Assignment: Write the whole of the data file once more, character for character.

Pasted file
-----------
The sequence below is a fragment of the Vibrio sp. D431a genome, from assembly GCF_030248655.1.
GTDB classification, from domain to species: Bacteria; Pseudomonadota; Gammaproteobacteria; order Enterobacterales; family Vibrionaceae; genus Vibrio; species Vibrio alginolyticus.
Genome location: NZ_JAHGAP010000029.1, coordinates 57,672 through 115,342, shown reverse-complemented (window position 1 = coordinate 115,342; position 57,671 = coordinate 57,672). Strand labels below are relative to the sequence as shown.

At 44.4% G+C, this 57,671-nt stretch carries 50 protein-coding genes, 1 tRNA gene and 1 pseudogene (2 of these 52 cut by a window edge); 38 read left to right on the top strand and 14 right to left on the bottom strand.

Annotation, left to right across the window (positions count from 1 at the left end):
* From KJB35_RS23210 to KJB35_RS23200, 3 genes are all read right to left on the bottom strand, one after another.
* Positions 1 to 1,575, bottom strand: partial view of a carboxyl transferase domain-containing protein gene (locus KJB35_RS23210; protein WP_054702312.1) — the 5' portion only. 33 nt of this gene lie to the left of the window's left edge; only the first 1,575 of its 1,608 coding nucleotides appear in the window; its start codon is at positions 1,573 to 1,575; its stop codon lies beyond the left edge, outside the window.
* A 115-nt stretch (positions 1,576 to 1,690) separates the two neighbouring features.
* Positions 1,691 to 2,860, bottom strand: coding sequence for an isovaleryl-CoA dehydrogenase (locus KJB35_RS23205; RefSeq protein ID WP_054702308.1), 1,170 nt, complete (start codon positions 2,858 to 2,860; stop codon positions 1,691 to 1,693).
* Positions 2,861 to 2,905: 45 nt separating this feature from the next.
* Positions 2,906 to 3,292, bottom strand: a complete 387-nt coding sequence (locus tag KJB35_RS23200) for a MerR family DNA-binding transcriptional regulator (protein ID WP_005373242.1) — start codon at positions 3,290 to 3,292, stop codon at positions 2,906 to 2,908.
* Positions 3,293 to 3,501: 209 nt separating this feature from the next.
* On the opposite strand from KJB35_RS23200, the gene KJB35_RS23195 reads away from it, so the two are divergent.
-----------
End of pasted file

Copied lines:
The sequence below is a fragment of the Vibrio sp. D431a genome, from assembly GCF_030248655.1.
GTDB classification, from domain to species: Bacteria; Pseudomonadota; Gammaproteobacteria; order Enterobacterales; family Vibrionaceae; genus Vibrio; species Vibrio alginolyticus.
Genome location: NZ_JAHGAP010000029.1, coordinates 57,672 through 115,342, shown reverse-complemented (window position 1 = coordinate 115,342; position 57,671 = coordinate 57,672). Strand labels below are relative to the sequence as shown.

At 44.4% G+C, this 57,671-nt stretch carries 50 protein-coding genes, 1 tRNA gene and 1 pseudogene (2 of these 52 cut by a window edge); 38 read left to right on the top strand and 14 right to left on the bottom strand.

Annotation, left to right across the window (positions count from 1 at the left end):
* From KJB35_RS23210 to KJB35_RS23200, 3 genes are all read right to left on the bottom strand, one after another.
* Positions 1 to 1,575, bottom strand: partial view of a carboxyl transferase domain-containing protein gene (locus KJB35_RS23210; protein WP_054702312.1) — the 5' portion only. 33 nt of this gene lie to the left of the window's left edge; only the first 1,575 of its 1,608 coding nucleotides appear in the window; its start codon is at positions 1,573 to 1,575; its stop codon lies beyond the left edge, outside the window.
* A 115-nt stretch (positions 1,576 to 1,690) separates the two neighbouring features.
* Positions 1,691 to 2,860, bottom strand: coding sequence for an isovaleryl-CoA dehydrogenase (locus KJB35_RS23205; RefSeq protein ID WP_054702308.1), 1,170 nt, complete (start codon positions 2,858 to 2,860; stop codon positions 1,691 to 1,693).
* Positions 2,861 to 2,905: 45 nt separating this feature from the next.
* Positions 2,906 to 3,292, bottom strand: a complete 387-nt coding sequence (locus tag KJB35_RS23200) for a MerR family DNA-binding transcriptional regulator (protein ID WP_005373242.1) — start codon at positions 3,290 to 3,292, stop codon at positions 2,906 to 2,908.
* Positions 3,293 to 3,501: 209 nt separating this feature from the next.
* On the opposite strand from KJB35_RS23200, the gene KJB35_RS23195 reads away from it, so the two are divergent.